The cries and shouts emanating from the four members of the string quartet as
Spiral X is performed present a tremendous challenge. The players intone nonsensical phonemes and sing in raw village style, very explicitly scored. In addition, various members are asked to sing and whistle, often while playing completely different material. Much of the work appears to be a dialogue between very different individual personalities until the conclusion, with its shamanistic unison shouting directed at dispelling the suffering of the victims, living and dead.

Suggested recording:

Ring of Fire: Music of the Pacific Rim, Del Sol String Quartet
Other Minds Records  B001C47ZQU

Fast Blue Village (2007)
Elena Kats-Chernin (b. 1957)

Born in Tashkent, Uzbekistan, Elena Kats-Chernin studied music at the Gnessin Musical College in Moscow before immigrating to Australia in 1975. After graduating from the New South Wales Conservatory of Music in 1981, she spent the next thirteen years in Germany studying with composer Helmut Lachenmann before returning to Sydney in 1994, where she now lives. She has composed extensively for dance, chamber ensemble and piano, as well as having written three operas and two piano concertos.

Kats-Chernin has been at the Cabrillo Festival on two previous occasions: in 2010 for the American premiere of her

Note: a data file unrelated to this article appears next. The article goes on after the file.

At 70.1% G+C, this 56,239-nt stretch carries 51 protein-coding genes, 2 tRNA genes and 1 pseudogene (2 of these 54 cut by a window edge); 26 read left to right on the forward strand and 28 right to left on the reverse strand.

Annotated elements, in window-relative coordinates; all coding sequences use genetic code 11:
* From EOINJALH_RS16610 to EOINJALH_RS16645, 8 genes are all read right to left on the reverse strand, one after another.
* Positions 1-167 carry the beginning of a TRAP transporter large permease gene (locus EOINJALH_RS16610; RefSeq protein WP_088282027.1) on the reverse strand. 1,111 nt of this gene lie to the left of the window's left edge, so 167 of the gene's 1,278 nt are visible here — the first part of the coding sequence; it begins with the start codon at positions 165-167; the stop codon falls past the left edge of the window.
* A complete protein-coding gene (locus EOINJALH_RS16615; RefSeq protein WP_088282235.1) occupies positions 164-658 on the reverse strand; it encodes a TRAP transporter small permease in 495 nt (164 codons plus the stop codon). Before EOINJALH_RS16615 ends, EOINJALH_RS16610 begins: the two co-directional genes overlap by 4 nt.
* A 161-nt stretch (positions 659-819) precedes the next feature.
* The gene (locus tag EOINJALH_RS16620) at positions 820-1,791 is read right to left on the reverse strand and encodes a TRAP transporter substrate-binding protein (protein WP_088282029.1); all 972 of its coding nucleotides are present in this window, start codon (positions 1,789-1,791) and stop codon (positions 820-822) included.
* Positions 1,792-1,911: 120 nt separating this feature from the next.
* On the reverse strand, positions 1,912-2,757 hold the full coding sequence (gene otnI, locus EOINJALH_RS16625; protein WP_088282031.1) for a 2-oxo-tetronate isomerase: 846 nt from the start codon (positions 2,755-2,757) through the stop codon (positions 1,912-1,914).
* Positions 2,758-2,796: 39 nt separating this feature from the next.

Heaven is Closed (2000), and last year for the American premiere of Re-Collecting ASTORoids (2010).
Fast Blue Village is part of a series of pieces that derive their materials from a piece Kats-Chernin wrote for Present Music in Milwaukee that was introduced in April 2007. It was called Village Idiot, scored for twelve instruments, and was fifteen minutes long. The piece went so well that she had some requests to make different shorter versions of it for different instrumentations. Fast Blue Village is for string quartet, but there is also a shorter, four-minute version, Urban Village 3, for viola and piano, written for the daughter of one of Kats-Chernin’s colleagues for her Conservatorium High School exam. The composer also wrote a version for the Clarity Quartet called Urban Village 4, for four clarinets. Kats-Chernin composed this particular version of Fast Blue Village to play herself at a Live Green Event in Sydney in August 2007. It is written in 5/4 meter, but the patterns are divided in different ways in different sections.